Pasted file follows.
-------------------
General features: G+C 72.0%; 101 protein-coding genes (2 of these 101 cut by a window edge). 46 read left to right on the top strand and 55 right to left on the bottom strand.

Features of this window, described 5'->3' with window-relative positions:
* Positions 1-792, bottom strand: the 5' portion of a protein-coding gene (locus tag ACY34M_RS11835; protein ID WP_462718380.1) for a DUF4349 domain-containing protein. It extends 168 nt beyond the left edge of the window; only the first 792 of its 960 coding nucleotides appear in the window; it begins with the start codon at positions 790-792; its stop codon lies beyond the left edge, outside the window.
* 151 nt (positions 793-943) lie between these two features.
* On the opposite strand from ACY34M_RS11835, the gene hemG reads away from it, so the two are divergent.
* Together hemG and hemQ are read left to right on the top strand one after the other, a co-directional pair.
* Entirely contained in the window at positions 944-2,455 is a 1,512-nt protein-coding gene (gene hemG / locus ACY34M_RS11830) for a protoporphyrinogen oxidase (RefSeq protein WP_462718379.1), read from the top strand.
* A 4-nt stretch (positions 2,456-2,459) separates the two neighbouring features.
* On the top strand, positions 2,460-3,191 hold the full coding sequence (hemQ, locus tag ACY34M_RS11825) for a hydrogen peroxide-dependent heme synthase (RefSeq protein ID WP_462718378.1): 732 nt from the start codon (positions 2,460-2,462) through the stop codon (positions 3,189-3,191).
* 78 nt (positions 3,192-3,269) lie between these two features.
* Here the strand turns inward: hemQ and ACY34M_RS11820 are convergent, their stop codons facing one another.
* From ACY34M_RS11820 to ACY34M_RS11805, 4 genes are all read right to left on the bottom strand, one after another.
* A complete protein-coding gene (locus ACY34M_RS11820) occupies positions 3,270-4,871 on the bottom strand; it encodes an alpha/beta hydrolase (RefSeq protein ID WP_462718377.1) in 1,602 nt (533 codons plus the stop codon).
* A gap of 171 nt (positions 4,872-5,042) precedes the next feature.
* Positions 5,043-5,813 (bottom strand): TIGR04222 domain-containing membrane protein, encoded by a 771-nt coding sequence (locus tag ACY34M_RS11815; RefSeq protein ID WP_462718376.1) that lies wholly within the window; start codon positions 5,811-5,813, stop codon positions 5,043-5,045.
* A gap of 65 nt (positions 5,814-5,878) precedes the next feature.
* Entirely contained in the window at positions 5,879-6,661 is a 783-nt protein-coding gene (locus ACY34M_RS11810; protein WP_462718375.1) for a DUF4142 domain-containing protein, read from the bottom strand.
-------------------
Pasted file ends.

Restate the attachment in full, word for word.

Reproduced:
General features: G+C 72.0%; 101 protein-coding genes (2 of these 101 cut by a window edge). 46 read left to right on the top strand and 55 right to left on the bottom strand.

Features of this window, described 5'->3' with window-relative positions:
* Positions 1-792, bottom strand: the 5' portion of a protein-coding gene (locus tag ACY34M_RS11835; protein ID WP_462718380.1) for a DUF4349 domain-containing protein. It extends 168 nt beyond the left edge of the window; only the first 792 of its 960 coding nucleotides appear in the window; it begins with the start codon at positions 790-792; its stop codon lies beyond the left edge, outside the window.
* 151 nt (positions 793-943) lie between these two features.
* On the opposite strand from ACY34M_RS11835, the gene hemG reads away from it, so the two are divergent.
* Together hemG and hemQ are read left to right on the top strand one after the other, a co-directional pair.
* Entirely contained in the window at positions 944-2,455 is a 1,512-nt protein-coding gene (gene hemG / locus ACY34M_RS11830) for a protoporphyrinogen oxidase (RefSeq protein WP_462718379.1), read from the top strand.
* A 4-nt stretch (positions 2,456-2,459) separates the two neighbouring features.
* On the top strand, positions 2,460-3,191 hold the full coding sequence (hemQ, locus tag ACY34M_RS11825) for a hydrogen peroxide-dependent heme synthase (RefSeq protein ID WP_462718378.1): 732 nt from the start codon (positions 2,460-2,462) through the stop codon (positions 3,189-3,191).
* 78 nt (positions 3,192-3,269) lie between these two features.
* Here the strand turns inward: hemQ and ACY34M_RS11820 are convergent, their stop codons facing one another.
* From ACY34M_RS11820 to ACY34M_RS11805, 4 genes are all read right to left on the bottom strand, one after another.
* A complete protein-coding gene (locus ACY34M_RS11820) occupies positions 3,270-4,871 on the bottom strand; it encodes an alpha/beta hydrolase (RefSeq protein ID WP_462718377.1) in 1,602 nt (533 codons plus the stop codon).
* A gap of 171 nt (positions 4,872-5,042) precedes the next feature.
* Positions 5,043-5,813 (bottom strand): TIGR04222 domain-containing membrane protein, encoded by a 771-nt coding sequence (locus tag ACY34M_RS11815; RefSeq protein ID WP_462718376.1) that lies wholly within the window; start codon positions 5,811-5,813, stop codon positions 5,043-5,045.
* A gap of 65 nt (positions 5,814-5,878) precedes the next feature.
* Entirely contained in the window at positions 5,879-6,661 is a 783-nt protein-coding gene (locus ACY34M_RS11810; protein WP_462718375.1) for a DUF4142 domain-containing protein, read from the bottom strand.